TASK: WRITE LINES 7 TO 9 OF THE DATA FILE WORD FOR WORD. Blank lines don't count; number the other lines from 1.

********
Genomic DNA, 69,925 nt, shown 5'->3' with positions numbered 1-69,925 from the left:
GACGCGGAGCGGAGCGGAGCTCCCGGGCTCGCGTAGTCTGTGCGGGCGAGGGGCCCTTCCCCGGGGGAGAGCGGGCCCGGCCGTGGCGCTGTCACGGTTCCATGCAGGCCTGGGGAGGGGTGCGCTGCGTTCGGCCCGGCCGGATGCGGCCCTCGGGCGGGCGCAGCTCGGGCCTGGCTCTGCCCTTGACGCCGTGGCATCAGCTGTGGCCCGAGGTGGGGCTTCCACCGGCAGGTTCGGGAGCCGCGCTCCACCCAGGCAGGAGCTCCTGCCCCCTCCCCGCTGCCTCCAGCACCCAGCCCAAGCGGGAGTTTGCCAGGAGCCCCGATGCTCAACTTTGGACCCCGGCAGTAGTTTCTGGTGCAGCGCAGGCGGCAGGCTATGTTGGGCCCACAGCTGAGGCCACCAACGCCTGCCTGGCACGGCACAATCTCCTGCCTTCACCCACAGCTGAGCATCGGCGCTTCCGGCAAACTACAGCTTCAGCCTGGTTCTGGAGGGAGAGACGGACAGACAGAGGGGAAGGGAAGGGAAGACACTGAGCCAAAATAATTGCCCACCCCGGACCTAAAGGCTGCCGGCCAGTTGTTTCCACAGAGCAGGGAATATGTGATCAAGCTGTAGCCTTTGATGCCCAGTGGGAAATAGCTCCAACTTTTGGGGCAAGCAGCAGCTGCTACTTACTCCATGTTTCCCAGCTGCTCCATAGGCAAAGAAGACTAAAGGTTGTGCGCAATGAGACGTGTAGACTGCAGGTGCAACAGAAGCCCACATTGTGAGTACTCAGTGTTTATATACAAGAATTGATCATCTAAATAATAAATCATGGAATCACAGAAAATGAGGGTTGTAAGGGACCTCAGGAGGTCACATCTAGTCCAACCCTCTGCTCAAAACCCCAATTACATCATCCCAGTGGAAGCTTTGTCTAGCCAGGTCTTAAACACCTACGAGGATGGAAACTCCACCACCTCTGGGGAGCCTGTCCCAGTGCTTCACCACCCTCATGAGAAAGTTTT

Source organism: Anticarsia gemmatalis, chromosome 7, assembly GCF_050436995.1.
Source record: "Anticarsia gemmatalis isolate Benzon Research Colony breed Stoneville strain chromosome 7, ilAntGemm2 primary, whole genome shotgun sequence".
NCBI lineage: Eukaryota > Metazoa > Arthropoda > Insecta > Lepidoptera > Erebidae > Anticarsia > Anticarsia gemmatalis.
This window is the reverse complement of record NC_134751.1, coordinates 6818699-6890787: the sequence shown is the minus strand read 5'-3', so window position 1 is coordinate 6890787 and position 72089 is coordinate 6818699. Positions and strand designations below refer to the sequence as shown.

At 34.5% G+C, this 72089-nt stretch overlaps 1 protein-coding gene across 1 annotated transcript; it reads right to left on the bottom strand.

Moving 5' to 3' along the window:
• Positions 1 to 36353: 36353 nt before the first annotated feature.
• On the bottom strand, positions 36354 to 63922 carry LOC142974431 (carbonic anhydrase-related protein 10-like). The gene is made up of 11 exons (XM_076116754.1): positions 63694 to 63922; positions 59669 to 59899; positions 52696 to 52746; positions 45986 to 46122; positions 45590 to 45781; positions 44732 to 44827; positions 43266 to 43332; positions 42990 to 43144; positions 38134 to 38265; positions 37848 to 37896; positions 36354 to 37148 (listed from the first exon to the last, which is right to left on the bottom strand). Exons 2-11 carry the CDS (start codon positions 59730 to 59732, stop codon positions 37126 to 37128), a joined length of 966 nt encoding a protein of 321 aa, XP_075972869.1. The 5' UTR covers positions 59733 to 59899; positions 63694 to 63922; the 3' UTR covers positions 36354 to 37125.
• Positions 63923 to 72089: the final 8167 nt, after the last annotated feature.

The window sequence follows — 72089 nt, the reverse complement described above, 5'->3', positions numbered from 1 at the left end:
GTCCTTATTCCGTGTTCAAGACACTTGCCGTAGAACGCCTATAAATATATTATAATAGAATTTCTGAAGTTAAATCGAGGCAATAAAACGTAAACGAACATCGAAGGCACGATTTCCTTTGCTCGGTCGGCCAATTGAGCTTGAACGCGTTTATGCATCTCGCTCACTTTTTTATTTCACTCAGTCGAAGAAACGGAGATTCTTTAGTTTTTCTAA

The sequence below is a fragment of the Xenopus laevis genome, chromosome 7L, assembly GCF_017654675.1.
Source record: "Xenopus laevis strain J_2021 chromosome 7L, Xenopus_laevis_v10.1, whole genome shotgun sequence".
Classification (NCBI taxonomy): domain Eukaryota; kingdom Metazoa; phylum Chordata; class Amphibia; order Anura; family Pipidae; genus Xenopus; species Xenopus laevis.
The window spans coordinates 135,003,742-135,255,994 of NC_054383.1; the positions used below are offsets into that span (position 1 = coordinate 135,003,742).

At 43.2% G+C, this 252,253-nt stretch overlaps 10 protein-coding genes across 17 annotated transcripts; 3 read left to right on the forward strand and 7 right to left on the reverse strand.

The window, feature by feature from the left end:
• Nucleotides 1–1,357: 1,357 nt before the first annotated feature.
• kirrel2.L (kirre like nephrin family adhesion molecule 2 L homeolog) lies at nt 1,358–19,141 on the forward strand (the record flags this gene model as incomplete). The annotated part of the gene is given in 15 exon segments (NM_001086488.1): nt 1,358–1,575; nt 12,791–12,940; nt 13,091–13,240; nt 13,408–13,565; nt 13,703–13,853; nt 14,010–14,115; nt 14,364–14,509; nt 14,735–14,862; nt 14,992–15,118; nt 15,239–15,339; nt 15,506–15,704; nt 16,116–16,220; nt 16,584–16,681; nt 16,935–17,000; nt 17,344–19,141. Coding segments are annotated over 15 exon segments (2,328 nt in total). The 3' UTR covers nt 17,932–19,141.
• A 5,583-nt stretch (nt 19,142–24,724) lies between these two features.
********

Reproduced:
At 34.5% G+C, this 72089-nt stretch overlaps 1 protein-coding gene across 1 annotated transcript; it reads right to left on the bottom strand.

Moving 5' to 3' along the window:
• Positions 1 to 36353: 36353 nt before the first annotated feature.